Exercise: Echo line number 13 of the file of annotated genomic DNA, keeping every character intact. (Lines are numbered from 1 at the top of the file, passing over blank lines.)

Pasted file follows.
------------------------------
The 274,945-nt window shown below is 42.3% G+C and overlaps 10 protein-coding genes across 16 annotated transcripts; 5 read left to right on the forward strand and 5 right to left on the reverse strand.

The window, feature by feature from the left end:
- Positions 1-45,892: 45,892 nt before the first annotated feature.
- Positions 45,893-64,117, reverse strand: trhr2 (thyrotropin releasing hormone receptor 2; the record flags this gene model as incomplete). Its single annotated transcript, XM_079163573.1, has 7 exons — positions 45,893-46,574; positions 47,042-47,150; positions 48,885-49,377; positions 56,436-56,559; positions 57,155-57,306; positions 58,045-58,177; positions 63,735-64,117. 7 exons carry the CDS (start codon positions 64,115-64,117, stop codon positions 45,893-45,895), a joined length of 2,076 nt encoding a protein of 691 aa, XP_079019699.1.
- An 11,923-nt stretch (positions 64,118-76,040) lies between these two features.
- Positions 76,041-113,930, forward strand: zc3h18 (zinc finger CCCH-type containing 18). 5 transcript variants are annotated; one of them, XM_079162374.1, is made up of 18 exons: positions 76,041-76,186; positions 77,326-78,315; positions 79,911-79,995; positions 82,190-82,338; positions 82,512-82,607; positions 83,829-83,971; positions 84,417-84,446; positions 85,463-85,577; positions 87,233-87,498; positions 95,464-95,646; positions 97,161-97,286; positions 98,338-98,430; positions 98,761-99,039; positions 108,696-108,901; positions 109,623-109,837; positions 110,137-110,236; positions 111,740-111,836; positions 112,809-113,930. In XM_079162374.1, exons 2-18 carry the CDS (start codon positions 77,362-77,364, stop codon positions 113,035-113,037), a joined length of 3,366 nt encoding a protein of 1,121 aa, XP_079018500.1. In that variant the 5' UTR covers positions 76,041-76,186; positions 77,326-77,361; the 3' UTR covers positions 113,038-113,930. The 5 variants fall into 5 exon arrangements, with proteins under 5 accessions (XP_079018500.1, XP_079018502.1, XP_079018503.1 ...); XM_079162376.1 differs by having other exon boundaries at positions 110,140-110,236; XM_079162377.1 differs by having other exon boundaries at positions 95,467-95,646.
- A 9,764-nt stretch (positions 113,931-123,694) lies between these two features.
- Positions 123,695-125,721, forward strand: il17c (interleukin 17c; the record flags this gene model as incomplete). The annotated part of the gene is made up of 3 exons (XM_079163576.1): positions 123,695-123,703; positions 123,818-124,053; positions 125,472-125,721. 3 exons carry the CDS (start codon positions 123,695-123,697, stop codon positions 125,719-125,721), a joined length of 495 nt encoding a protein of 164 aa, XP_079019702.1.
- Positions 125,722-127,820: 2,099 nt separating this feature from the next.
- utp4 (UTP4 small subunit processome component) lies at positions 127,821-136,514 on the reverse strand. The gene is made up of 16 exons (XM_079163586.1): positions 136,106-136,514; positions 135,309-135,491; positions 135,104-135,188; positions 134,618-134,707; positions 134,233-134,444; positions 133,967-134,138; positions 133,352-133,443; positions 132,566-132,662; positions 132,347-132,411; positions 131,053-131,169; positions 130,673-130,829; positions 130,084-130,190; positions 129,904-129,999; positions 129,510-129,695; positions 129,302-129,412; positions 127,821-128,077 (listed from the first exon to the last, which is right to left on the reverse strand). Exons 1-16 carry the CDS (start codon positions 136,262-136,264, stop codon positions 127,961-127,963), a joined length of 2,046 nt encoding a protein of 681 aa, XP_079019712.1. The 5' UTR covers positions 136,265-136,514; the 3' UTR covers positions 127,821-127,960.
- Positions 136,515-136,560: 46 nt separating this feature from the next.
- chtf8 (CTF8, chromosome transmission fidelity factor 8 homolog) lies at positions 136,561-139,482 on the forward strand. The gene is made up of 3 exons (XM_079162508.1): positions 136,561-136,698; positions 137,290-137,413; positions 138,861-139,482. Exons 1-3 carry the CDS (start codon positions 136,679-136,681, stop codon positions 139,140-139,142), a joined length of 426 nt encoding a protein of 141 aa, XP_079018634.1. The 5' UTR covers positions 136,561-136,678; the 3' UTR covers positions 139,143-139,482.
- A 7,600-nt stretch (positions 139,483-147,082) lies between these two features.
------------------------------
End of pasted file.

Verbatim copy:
- A 7,600-nt stretch (positions 139,483-147,082) lies between these two features.